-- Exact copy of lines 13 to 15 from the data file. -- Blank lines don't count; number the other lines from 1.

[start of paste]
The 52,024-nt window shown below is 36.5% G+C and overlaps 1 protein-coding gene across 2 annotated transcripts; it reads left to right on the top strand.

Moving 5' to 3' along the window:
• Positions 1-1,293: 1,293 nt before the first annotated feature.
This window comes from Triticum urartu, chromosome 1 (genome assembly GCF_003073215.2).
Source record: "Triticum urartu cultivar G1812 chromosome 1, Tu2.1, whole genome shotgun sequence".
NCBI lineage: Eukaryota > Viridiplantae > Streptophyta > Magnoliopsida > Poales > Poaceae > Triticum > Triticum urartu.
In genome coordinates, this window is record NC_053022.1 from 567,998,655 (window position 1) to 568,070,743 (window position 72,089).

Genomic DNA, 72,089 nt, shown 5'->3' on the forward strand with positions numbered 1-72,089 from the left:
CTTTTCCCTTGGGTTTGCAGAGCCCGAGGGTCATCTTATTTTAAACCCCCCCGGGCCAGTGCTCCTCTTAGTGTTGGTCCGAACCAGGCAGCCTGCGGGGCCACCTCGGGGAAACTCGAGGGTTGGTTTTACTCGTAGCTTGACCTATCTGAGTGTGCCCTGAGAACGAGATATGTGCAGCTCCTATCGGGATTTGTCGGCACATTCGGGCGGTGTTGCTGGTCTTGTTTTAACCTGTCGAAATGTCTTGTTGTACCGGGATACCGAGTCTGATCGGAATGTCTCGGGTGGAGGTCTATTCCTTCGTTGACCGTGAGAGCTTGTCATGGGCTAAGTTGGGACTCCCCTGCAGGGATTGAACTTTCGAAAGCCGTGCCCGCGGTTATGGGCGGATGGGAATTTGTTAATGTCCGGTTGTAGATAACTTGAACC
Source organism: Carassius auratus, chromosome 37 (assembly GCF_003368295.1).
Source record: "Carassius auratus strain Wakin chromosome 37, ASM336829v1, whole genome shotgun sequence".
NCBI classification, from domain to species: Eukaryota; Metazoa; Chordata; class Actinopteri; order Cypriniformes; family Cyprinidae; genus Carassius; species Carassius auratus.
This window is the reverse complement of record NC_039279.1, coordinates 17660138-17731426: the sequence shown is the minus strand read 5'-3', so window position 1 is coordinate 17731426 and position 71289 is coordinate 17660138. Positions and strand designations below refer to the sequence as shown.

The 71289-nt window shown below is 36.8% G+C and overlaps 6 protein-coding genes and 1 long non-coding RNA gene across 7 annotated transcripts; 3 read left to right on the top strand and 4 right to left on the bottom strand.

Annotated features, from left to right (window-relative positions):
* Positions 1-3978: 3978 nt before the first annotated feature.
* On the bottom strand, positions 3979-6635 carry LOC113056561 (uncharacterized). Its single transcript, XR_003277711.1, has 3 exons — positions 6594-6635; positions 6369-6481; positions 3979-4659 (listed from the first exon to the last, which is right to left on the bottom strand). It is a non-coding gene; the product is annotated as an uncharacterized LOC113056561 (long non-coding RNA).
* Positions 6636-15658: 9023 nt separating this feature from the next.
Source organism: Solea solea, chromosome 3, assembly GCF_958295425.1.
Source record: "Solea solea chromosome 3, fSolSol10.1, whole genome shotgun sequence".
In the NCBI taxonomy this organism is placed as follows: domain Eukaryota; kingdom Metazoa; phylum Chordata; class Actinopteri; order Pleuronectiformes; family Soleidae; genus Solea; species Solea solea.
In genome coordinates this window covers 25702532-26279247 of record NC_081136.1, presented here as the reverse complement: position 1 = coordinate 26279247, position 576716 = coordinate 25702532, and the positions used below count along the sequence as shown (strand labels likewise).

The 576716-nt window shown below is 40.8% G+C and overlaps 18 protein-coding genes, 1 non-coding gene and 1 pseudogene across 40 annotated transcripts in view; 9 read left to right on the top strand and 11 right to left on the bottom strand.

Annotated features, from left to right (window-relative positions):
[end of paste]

This window is the reverse complement of record NC_039279.1, coordinates 17660138-17731426: the sequence shown is the minus strand read 5'-3', so window position 1 is coordinate 17731426 and position 71289 is coordinate 17660138. Positions and strand designations below refer to the sequence as shown.

The 71289-nt window shown below is 36.8% G+C and overlaps 6 protein-coding genes and 1 long non-coding RNA gene across 7 annotated transcripts; 3 read left to right on the top strand and 4 right to left on the bottom strand.

Annotated features, from left to right (window-relative positions):